And I blame you. Yes, you, in the puffy jacket and with the terrible facial hair and the cheese dust on your fingers. I blame you, because Marvel seems to think you want a new Spider-man movie post haste. But you don't. You think you do, but that's mostly because you're an idiot. What you want are all those nice, new, untested characters that Marvel had said we were getting. And you know why I know that? Because you said you wanted a new Spider-man, and got one, but later realized what you actually wanted was Guardians of the Galaxy. You think you want the guy in the pajamas that's on your bedspread, but what you won't realize that you'll enjoy and appreciate more until after it's been force fed to you is an African prince, or Space Mutants. Or Carol fucking Danvers. These are the heroes you need. Spider-man is the hero you deserve.

Look, I have nothing against Spider-man (and let us be clear: logic and business sense mean it'll be Peter Parker. I'd love nothing more than to be wrong about that, and have Miles Morales be the MCU Spidey, but that ain't likely to happen). But in the face of all the MCU has to offer that is new and unexplored and not about to be rebooted for the third time in a decade, I don't want more Spider-man. I want him to go away for a while. I thought 2020 was reasonable. I guess I was wrong. Who I really feel sorry for in all this is Drew Goddard. The man left the Daredevil series, reportedly his life long passion project, for the land of milk and honey that was Sony's Spiderverse, only for that to rip apart faster than a spider-web in a hurricane. His Sinister Six film was meant to be the next movie out, the first in the Spidey-lore films. Now, there are unconfirmed reports that it's still a go, though I don't know how that will be possible considering that it was meant to be built on the foundation of AMS2. The very quick turnaround on the new solo film makes me wonder if the script for Sinister Six doesn't already pass the Fiege test, and will require very little alteration in order to make it a Spider-lead picture. In which case, Goddard salvages his film, and gets to again be pat of the MCU that he probably shouldn't have left in the first place (seriously, little pigs, you don't run out of the brick house in favour of the one made of straw).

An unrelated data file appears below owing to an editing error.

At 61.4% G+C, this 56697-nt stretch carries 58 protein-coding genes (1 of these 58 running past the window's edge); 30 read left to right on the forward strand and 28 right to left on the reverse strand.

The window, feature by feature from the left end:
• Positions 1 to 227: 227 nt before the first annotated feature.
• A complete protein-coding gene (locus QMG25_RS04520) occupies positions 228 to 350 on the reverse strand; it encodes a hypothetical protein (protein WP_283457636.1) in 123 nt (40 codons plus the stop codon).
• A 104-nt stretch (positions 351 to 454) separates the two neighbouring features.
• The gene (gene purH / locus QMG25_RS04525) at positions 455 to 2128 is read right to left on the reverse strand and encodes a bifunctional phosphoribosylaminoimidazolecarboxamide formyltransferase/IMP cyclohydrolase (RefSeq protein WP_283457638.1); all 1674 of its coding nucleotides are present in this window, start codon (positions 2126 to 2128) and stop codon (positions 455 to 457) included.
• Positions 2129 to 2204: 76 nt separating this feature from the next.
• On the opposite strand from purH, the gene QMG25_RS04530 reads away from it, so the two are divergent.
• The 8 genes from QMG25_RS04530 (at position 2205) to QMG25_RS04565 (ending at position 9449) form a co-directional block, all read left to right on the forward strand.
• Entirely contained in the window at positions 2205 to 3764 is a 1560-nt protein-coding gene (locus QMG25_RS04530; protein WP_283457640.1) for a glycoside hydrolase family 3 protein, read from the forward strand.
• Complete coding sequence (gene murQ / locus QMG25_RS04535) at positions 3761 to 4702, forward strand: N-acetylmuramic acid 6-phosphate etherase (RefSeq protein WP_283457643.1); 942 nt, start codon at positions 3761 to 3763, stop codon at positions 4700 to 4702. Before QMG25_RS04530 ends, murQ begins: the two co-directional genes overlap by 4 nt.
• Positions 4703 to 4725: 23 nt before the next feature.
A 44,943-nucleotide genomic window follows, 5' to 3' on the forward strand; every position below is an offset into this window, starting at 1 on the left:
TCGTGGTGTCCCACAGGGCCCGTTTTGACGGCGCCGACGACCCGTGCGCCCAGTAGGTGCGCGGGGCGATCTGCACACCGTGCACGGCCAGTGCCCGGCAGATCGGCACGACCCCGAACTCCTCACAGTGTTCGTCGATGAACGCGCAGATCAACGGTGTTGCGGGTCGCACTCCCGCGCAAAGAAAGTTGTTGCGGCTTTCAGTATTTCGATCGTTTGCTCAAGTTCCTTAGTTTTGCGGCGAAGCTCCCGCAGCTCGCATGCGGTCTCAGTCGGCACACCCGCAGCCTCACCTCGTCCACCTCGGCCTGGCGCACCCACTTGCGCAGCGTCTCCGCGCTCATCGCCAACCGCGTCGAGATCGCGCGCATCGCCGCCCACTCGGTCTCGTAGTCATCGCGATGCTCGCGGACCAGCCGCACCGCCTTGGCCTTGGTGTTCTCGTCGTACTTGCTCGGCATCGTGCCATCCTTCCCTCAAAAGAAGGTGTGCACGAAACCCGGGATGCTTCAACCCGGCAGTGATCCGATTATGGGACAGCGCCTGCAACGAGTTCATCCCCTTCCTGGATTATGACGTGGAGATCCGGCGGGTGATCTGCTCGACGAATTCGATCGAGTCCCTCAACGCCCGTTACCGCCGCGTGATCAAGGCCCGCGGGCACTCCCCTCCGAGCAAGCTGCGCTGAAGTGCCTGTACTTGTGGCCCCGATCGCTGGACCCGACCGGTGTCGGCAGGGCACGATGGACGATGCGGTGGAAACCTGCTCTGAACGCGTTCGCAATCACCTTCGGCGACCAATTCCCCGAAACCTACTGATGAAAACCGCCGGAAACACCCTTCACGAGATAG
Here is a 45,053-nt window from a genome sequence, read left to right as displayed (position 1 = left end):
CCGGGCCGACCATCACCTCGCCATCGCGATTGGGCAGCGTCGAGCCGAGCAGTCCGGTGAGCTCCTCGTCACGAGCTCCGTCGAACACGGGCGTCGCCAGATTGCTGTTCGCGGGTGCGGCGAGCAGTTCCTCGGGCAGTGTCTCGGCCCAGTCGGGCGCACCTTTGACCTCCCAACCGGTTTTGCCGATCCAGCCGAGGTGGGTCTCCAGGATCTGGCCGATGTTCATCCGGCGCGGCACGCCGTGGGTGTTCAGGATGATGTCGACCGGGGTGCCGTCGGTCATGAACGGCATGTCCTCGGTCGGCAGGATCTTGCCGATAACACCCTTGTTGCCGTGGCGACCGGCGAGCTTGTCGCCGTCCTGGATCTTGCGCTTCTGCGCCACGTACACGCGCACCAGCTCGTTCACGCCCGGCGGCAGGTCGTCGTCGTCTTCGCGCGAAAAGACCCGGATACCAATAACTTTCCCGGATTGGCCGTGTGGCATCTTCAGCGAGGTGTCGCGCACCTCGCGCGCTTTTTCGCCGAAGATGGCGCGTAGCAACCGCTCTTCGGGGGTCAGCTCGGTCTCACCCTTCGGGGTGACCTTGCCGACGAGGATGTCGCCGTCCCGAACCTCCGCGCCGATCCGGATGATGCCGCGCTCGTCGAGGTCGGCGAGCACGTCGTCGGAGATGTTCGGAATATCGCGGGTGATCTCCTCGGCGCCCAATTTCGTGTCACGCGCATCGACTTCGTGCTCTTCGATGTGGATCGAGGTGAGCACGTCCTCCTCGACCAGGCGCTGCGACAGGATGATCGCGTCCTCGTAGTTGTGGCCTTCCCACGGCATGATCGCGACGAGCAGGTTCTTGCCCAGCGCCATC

Everyone, even fans, have been wondering how long Marvel's streak would hold out and have been waiting to see if they'll experience a Pixar-level trip-up, after a decade of success. Part of me wonders if this isn't it.
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About MR. Clark

Adopting the descriptor of "successfully unpublished author", MR. Clark began writing things on the internet in 2012, which he believed to be an entirely reputable and civilized place to find and deliver information. He regrets much.